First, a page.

So, what is Mahamudra? “So, just as water is poured into water or butter mixed with butter…” Within all sentient beings, is this true nature state, (water or butter is used to represent this, here), through purification of our mind, we realise our mind, (all phenomena), is nondual with this unborn primordial nature state (dharmadhatu), (water or butter). Or, in the same way, just as I have this container of water here, if I then pour it into the ocean water, it will become inseparable with the ocean water. Another way dzogchen explains it is, child luminosity meeting mother luminosity, (our own unborn nature is united with, becomes inseparable with, the unborn nature itself). [For practitioners who have familiarized themselves with the practices, during the dying process itself, and are able to recognise, there is the opportunity in the transitioning states, of the bardos, and dissolution of the physical body, for the child luminosity, to unite with the mother luminosity]. So, different words are used, but same meaning. Jigten Sumgon doesn’t use those words, [child and mother luminosity] here, but it is exactly the same meaning.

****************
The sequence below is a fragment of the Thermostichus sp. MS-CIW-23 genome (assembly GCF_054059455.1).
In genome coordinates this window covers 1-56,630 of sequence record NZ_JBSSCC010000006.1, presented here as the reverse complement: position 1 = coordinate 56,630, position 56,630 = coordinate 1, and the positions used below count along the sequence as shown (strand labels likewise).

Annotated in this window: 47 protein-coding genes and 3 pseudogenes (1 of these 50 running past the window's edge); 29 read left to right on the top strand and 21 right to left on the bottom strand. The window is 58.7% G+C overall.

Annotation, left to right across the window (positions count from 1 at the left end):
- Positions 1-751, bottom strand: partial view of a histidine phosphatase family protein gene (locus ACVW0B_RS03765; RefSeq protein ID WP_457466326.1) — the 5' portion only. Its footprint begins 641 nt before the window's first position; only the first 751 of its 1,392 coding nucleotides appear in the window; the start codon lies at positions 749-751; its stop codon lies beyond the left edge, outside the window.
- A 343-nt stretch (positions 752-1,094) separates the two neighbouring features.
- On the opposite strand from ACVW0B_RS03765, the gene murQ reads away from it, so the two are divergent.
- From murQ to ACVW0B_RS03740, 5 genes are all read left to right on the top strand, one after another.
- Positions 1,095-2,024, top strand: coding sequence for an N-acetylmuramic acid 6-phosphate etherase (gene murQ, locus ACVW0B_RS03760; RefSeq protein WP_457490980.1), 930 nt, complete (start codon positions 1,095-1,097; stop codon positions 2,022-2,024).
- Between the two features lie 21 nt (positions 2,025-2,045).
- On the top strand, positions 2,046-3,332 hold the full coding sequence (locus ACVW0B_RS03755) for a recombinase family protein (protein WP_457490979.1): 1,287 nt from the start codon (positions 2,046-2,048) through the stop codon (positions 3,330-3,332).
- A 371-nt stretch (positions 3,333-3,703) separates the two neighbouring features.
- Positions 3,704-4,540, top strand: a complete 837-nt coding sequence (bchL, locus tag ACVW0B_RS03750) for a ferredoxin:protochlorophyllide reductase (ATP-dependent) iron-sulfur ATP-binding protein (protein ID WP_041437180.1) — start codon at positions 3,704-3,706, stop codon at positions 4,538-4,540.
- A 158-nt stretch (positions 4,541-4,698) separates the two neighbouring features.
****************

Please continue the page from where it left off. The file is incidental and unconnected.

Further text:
So, we receive instruction for meditation, and practice to realise nonconceptual states, (experience the true nature states, (rigpa) ourselves, the child luminosity). Using the examples, realisation of our own water, or butter within us, (or, mind directly looking at, and realising mind nature itself), realisation that the nondual, unborn nature state, is inseparable with the realisation of all Enlightened beings, is oneness. It is the same Realisation, there is no difference. Just as pouring our water, into water, it becomes the same water. Or, our own butter, mixed with the butter itself, it is the same. Or, you have your own small window, (this is your own realisation), you can see, like small space. But then, this space is dissolved into all the space, (space is the same). So, same idea, (that is the main point). Our own knowing of the true luminosity, becomes inseparable with all Enlightened beings luminosity nature. Our knowing that nature, is inseparable with absolute true reality. Do you understand… conceptually we understand. “… directly actualize your own primordial wisdom for yourself in a single instant!” So, we are directly looking at our own mind. [Through habituating to this practice, this lights the seeing], we can see [realise] this nature of rigpa, in a single moment. It is very hard to see, and you don’t know when you are going to see, (the nature of rigpa). Some people are really deep sleeping, then wake up, and in that single moment, see the nature. There are other samsaric activities, where you see this nature of rigpa in a single moment, but without meditation you will not recognise that. Do you understand… we are not recognising that, [nature of rigpa state]. Some people, who are good meditators, can be in that state, (stay longer in those states).